The park, even now, is a quite fascinating place and I shall try to make another visit when the summer comes before I leave Baiyin and see it in action.
From the park we headed into the city for our planned appointment with something far more important than mere sight-seeing – Pizza Hut!
I have been in Baiyin now for three months and though I vary my Chinese food to the extent that I can with home cooking there are a great many foods that I miss. I had been told that there was a pizza restaurant in Lanzhou and when I mentioned this to Richard at dinner on Friday he showed us an advert for the place. It was, we were delighted to discover, a franchised branch of Pizza Hut. We drove towards the shopping street where it was located. The streets around the area were narrow and filled with traffic and people. The driver manoeuvred skillfully through them. Here and there, as with Baiyin, there were token signs of Christmas. At a point opposite a small, raggedy Christmas tree bedecked with half a dozen pink and yellow baubles, he stopped and let us out. Richard led us back a few yards to the junction and there, wonder of wonders, was Pizza Hut.
We went in and it was immediately obvious that it's a popular destination. There was a waiting list and the customers were milling about in the small, but warm, reception area. Jane spoke to them in rapid Chinese and handed a ticket to her son.
"We are B18," he said, "There are about twelve people before us."
We didn't care. We would wait.
About thirty minutes later, our turn came and we were showed in to a table. The décor was like any other Pizza Hut and the staff were dressed in festive Christmas waistcoats with green bow-ties and Santa hats. Pleasant, upbeat western pop music was playing. The menu was in Chinese and English and featured everything you would expect – pizzas in all varieties, pastas, soups, salads as well as other things that you wouldn't expect – Jambalaya, assorted Chinese rice dishes.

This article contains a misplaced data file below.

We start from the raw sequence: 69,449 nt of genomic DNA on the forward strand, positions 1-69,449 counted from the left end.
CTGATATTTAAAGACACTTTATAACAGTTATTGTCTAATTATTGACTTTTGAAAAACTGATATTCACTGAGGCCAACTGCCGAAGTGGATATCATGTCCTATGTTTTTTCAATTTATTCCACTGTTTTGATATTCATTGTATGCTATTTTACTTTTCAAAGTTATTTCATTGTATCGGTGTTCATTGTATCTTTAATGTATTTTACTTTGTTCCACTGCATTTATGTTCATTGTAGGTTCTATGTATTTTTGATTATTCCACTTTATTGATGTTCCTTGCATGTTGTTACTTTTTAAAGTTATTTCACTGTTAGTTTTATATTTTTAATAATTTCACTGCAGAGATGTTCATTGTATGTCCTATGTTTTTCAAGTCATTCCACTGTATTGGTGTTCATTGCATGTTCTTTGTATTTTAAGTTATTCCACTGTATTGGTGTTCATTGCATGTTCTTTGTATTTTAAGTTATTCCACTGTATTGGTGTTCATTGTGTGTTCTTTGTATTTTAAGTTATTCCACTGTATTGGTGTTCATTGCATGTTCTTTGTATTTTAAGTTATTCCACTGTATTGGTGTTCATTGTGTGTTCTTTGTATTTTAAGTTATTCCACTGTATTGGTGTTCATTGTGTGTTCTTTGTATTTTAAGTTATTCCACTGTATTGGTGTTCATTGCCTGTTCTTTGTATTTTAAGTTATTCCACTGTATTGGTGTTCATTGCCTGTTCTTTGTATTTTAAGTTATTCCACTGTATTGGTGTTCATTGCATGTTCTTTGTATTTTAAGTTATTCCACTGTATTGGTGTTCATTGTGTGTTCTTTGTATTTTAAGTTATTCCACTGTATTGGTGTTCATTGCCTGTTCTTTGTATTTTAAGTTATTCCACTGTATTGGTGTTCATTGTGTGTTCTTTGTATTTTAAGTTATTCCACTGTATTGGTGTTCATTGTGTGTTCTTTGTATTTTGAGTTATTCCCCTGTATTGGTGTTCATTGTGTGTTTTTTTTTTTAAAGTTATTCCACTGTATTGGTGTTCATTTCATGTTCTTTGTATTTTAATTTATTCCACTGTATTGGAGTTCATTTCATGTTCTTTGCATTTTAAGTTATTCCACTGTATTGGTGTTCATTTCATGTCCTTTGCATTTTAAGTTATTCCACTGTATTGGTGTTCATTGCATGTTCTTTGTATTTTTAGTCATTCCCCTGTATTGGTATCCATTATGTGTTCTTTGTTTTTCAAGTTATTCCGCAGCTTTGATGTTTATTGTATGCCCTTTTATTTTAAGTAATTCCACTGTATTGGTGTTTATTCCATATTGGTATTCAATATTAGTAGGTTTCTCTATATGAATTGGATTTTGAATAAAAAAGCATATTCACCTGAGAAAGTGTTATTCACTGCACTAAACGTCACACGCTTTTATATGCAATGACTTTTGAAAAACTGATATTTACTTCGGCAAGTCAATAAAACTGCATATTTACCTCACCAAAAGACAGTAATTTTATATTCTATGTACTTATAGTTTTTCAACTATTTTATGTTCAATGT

On the wall was a large sign that read "Happy Moments".
The meal took considerably longer than we had expected so that by the time we finished it was already late enough that we needed to take Richard back to his University. In her teens it had also been Jane's University and we drove out along the river road, past the Lanzhou mosque and out to the west, towards Lanzhou Northwest Normal University.
As soon as we walked through the gates there was no mistaking the familiar campus feel of the University. I haven't been on a campus for more than thirty years but there is something about them that is unmistakeable. Students wandered about with armfuls of books. Academic buildings towered above us. On the playing fields a game of football was under way. Groups of students, both small and large, were everywhere. I felt a brief nostalgic longing for my own student days, so long ago.
Richard and Jane showed us round, pointing out the places that were important parts of their lives. It was an interesting lesson in change as time after time Jane told us what buildings had been in her day and Richard told us their current functions.
It's a large campus with many blocks of student and teacher accommodation. It took us almost an hour to walk around it and then it was time to leave, time to let Richard go on his way back to his own accommodation and time for us to be on our way back to Baiyin.
Lanzhou is a much more varied and interesting city than Baiyin, though, as we found out last time when we tried to walk around unguided, it is better seen with someone who knows it well to show you around.